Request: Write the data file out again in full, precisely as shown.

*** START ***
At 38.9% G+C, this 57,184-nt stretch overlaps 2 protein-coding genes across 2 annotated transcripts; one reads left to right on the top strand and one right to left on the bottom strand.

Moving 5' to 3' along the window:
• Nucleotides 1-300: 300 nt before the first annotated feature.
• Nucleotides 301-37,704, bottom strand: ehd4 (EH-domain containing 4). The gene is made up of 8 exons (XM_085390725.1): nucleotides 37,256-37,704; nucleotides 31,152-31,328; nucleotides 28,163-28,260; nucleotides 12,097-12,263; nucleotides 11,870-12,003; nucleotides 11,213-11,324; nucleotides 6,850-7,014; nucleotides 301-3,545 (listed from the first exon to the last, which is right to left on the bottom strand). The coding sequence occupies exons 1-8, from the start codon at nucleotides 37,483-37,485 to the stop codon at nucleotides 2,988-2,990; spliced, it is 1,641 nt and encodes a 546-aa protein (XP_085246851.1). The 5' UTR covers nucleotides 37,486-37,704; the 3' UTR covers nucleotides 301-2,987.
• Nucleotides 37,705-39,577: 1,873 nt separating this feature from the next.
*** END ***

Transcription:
At 38.9% G+C, this 57,184-nt stretch overlaps 2 protein-coding genes across 2 annotated transcripts; one reads left to right on the top strand and one right to left on the bottom strand.

Moving 5' to 3' along the window:
• Nucleotides 1-300: 300 nt before the first annotated feature.
• Nucleotides 301-37,704, bottom strand: ehd4 (EH-domain containing 4). The gene is made up of 8 exons (XM_085390725.1): nucleotides 37,256-37,704; nucleotides 31,152-31,328; nucleotides 28,163-28,260; nucleotides 12,097-12,263; nucleotides 11,870-12,003; nucleotides 11,213-11,324; nucleotides 6,850-7,014; nucleotides 301-3,545 (listed from the first exon to the last, which is right to left on the bottom strand). The coding sequence occupies exons 1-8, from the start codon at nucleotides 37,483-37,485 to the stop codon at nucleotides 2,988-2,990; spliced, it is 1,641 nt and encodes a 546-aa protein (XP_085246851.1). The 5' UTR covers nucleotides 37,486-37,704; the 3' UTR covers nucleotides 301-2,987.
• Nucleotides 37,705-39,577: 1,873 nt separating this feature from the next.